vast majority of service was geared towards peak ridership. In the past decade, the agency has shifted towards
providing more comprehensive service. A new spur was built to the airport using DMUs, with plans to electrify
this service and the busiest main lines, within the decade. The agency has bought 80 percent of the lines over
which it operates in recent years and is planning upgrades to allow more bidirectional service on otherwise
single-track lines, with the end goal of a Paris-style system with frequent service between Toronto, its inner
suburbs, and regional cities further afield.

Trains in Toronto serve Union Station, which has run-through tracks, meaning that the city does not have the
stub-terminal capacity issues which developed in many other cities and require tunneling projects. Most service
today begins or ends at Union Station, but through-running service is possible without major infrastructure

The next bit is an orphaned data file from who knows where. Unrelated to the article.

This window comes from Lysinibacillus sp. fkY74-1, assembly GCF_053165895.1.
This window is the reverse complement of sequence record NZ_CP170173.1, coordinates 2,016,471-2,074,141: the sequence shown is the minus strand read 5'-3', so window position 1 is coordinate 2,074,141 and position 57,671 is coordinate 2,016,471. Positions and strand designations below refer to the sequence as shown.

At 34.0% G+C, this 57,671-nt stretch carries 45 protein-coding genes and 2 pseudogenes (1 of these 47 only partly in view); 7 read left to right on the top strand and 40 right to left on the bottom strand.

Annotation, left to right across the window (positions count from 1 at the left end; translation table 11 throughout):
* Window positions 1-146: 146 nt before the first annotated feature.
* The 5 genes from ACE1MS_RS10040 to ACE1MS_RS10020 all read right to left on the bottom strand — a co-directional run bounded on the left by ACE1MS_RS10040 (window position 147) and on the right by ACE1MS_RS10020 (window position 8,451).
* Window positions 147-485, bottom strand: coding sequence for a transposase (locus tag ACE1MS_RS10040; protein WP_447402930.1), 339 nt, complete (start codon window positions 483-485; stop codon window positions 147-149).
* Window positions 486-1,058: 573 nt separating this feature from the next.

changes. The challenges for Toronto extend beyond Union Station: taking control of track, managing freight
railroad interactions, and adding electrification to allow faster, more efficient service. The costs—$10.5 billion
over 10 years—are high, but include electrification and significant new track construction to allow bidirectional
operation, and Metrolinx, the regional government, makes the case that the service improvements, reduced
operating costs and regional benefits will pay their way.
----------------------------------------------------------------------

Quote:
Originally Posted by ErnieAdams View Post
Data, I saw that tidbit about SCR alignment that Jim Aloisi tossed out in Commonwealth over the weekend: https://commonwealthmagazine.org/opi...l-phased-plan/. Have to admit it blew my mind. I don't recall this approach ever having been considered even by our most ardent Internet draw-ers of lines on maps. (Summary for those who don't click through: use the partially abandoned Taunton Branch from a downtown Taunton station north to 495, and then use the 495 and 140 medians, elevated in parts, to connect to the Providence line.)